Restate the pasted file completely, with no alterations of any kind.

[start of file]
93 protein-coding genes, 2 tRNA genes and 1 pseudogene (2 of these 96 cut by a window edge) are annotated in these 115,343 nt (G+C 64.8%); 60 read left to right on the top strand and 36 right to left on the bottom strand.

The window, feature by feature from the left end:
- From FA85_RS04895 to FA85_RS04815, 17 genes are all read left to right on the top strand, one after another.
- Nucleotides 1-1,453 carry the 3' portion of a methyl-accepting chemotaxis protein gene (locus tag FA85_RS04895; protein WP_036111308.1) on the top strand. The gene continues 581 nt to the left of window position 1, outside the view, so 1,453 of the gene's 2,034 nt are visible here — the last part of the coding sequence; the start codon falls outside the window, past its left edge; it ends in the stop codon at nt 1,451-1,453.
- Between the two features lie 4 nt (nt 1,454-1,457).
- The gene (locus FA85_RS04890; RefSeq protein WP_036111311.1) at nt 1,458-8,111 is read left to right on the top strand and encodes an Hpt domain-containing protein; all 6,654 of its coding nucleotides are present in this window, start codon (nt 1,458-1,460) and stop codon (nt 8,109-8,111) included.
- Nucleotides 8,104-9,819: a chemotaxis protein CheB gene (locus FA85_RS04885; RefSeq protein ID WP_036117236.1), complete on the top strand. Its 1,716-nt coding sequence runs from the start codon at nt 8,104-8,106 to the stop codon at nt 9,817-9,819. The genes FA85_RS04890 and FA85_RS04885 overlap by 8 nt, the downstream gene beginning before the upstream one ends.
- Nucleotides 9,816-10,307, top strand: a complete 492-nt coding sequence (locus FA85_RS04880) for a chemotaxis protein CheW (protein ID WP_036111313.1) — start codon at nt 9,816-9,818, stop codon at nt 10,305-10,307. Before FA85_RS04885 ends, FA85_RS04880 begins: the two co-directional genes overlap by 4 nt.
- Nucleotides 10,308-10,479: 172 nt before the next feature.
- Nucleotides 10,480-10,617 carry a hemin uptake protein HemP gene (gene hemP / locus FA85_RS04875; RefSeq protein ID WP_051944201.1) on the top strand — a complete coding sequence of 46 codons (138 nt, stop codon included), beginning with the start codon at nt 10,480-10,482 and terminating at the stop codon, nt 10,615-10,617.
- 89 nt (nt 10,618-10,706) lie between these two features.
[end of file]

93 protein-coding genes, 2 tRNA genes and 1 pseudogene (2 of these 96 cut by a window edge) are annotated in these 115,343 nt (G+C 64.8%); 60 read left to right on the top strand and 36 right to left on the bottom strand.

The window, feature by feature from the left end:
- From FA85_RS04895 to FA85_RS04815, 17 genes are all read left to right on the top strand, one after another.
- Nucleotides 1-1,453 carry the 3' portion of a methyl-accepting chemotaxis protein gene (locus tag FA85_RS04895; protein WP_036111308.1) on the top strand. The gene continues 581 nt to the left of window position 1, outside the view, so 1,453 of the gene's 2,034 nt are visible here — the last part of the coding sequence; the start codon falls outside the window, past its left edge; it ends in the stop codon at nt 1,451-1,453.
- Between the two features lie 4 nt (nt 1,454-1,457).
- The gene (locus FA85_RS04890; RefSeq protein WP_036111311.1) at nt 1,458-8,111 is read left to right on the top strand and encodes an Hpt domain-containing protein; all 6,654 of its coding nucleotides are present in this window, start codon (nt 1,458-1,460) and stop codon (nt 8,109-8,111) included.
- Nucleotides 8,104-9,819: a chemotaxis protein CheB gene (locus FA85_RS04885; RefSeq protein ID WP_036117236.1), complete on the top strand. Its 1,716-nt coding sequence runs from the start codon at nt 8,104-8,106 to the stop codon at nt 9,817-9,819. The genes FA85_RS04890 and FA85_RS04885 overlap by 8 nt, the downstream gene beginning before the upstream one ends.
- Nucleotides 9,816-10,307, top strand: a complete 492-nt coding sequence (locus FA85_RS04880) for a chemotaxis protein CheW (protein ID WP_036111313.1) — start codon at nt 9,816-9,818, stop codon at nt 10,305-10,307. Before FA85_RS04885 ends, FA85_RS04880 begins: the two co-directional genes overlap by 4 nt.
- Nucleotides 10,308-10,479: 172 nt before the next feature.
- Nucleotides 10,480-10,617 carry a hemin uptake protein HemP gene (gene hemP / locus FA85_RS04875; RefSeq protein ID WP_051944201.1) on the top strand — a complete coding sequence of 46 codons (138 nt, stop codon included), beginning with the start codon at nt 10,480-10,482 and terminating at the stop codon, nt 10,615-10,617.
- 89 nt (nt 10,618-10,706) lie between these two features.